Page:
Gaar also recounts the American Studios sessions for From Elvis In Memphis, an album many regard to be his finest. As was the case with the comeback special, Parker and various RCA suits nearly derail the album over issues like publishing rights. But ultimately producer Chips Moman, along with the seasoned crew of Nashville session musicians, is able to rein the session and the egos in by asserting control in a way that Elvis was previously unaccustomed to. Here again, Gaar's detailed account of the sessions is an eye-opener.
From there, Return Of The King jumps right off into Elvis' subsequent decline, following the triumphs of 1968-1971. What's never fully explained here is how or why Elvis' allowed this to happen after fighting so hard to regain control of his career, and especially after winning that battle. Exactly why the same record company practice of glutting the market with inferior product is repeated — particularly after it had already come close to destroying his career once before — is never really made clear, nor is why Elvis himself once again surrendered complete control over these decisions to Parker and others.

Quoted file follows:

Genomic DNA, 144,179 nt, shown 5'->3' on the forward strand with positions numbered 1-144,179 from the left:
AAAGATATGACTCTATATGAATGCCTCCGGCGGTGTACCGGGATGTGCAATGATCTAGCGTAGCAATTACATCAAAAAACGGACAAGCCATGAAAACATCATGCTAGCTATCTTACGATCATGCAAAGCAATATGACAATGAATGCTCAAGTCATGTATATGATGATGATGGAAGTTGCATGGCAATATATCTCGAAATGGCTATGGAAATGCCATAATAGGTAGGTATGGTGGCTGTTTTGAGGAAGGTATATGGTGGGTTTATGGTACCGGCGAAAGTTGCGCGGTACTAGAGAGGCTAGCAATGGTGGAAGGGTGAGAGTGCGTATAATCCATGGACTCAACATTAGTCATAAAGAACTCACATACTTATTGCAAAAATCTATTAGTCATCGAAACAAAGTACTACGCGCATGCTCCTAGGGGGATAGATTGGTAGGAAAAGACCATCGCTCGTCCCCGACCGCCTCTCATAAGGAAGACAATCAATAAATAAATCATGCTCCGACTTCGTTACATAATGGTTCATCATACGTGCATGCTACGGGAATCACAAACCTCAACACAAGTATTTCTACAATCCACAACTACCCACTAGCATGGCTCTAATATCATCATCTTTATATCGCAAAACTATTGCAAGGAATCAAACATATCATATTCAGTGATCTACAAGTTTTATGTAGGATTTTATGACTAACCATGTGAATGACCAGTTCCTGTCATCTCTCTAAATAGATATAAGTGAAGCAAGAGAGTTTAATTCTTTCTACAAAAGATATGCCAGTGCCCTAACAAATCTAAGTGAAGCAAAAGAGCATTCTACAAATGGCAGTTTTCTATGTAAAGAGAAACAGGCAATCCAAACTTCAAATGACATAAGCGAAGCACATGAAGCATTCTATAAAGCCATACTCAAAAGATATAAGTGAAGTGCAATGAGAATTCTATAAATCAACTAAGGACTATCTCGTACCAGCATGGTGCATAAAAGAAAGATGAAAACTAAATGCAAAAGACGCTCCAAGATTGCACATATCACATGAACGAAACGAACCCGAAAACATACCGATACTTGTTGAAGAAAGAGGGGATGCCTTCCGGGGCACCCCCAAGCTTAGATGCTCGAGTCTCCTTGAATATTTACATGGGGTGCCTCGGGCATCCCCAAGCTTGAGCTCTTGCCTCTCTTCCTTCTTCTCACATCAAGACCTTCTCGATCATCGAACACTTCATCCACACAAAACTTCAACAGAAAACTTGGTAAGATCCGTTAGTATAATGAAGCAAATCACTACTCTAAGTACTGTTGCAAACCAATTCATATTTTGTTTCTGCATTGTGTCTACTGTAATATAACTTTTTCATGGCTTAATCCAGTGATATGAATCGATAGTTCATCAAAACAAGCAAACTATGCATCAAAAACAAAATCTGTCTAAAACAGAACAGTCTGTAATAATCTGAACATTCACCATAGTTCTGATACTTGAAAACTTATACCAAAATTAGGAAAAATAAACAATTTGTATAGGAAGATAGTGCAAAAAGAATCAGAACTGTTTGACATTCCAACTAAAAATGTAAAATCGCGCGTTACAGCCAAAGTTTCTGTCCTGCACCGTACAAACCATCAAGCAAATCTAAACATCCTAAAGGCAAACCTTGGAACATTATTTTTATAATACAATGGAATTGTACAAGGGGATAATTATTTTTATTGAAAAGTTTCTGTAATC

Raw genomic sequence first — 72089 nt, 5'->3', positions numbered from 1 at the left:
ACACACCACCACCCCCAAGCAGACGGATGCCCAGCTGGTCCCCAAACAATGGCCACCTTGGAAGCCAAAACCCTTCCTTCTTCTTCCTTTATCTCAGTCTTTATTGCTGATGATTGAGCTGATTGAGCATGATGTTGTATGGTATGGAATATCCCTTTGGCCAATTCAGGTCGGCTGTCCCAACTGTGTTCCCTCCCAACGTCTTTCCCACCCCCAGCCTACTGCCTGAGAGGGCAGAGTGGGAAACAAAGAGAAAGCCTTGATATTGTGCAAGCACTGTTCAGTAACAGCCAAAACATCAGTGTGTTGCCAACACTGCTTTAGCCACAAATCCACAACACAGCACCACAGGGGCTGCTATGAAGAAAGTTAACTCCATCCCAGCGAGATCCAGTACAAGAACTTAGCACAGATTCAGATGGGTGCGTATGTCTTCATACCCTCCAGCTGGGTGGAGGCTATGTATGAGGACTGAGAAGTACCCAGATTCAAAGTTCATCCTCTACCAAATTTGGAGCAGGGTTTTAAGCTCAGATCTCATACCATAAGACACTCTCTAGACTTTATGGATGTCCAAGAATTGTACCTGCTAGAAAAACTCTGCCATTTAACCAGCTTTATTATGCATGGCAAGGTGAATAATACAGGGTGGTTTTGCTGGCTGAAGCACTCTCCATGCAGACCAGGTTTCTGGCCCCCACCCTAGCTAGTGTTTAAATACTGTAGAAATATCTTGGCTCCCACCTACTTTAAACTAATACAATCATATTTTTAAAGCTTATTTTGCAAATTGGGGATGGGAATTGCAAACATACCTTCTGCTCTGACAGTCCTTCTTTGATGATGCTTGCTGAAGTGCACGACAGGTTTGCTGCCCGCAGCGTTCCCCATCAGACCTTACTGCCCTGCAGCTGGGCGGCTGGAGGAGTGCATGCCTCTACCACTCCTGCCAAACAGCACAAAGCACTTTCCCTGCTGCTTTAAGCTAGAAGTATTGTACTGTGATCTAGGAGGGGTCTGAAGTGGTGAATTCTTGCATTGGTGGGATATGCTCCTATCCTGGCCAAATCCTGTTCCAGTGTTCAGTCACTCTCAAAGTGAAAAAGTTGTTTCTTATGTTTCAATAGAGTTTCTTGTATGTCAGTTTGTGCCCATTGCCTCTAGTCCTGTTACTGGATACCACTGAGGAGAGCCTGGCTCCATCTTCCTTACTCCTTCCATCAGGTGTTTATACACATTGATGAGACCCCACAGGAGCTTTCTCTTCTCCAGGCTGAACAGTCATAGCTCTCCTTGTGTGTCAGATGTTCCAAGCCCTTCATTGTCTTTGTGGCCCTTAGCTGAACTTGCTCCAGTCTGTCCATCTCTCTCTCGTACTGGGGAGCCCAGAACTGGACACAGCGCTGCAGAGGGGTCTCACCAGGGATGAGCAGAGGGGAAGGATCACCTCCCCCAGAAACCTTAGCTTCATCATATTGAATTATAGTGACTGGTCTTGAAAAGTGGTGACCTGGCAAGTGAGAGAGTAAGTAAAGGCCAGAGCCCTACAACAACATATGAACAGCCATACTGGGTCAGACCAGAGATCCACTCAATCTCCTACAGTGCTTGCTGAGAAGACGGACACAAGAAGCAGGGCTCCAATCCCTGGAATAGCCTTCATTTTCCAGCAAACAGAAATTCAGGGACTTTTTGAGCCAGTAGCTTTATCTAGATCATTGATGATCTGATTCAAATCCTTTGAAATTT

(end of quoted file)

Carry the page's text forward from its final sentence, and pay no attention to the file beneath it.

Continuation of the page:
What does become clear though is that it had a deep personal impact on Elvis. In mostly shutting himself out from the outside world, he became bored artistically, and deeply depressed and lonely on a personal level. In a modern-day context, perhaps Michael Jackson provides the closest comparison to this sort of isolation.
Return Of The King is also dotted with numerous interesting anecdotes about Elvis along the way, such as how he originally met George "Dr. Nick" Nichopoulos, and how Parker deep-sixed a deal that would have given Elvis a much coveted serious acting role alongside Barbra Streisand in A Star Is Born. Garr also devotes nearly an entire chapter to the infamous story of Elvis' meeting with then President Richard Nixon to offer his services in the War On Drugs (as it turns out, all he wanted was the badge).
Return Of The King is a well written and researched effort by Gaar, that also contains just enough new information to qualify as a welcome addition to any Elvis fan's library. It is also one of the more engrossing reads about Elvis' "comeback years" to come down the pike in awhile.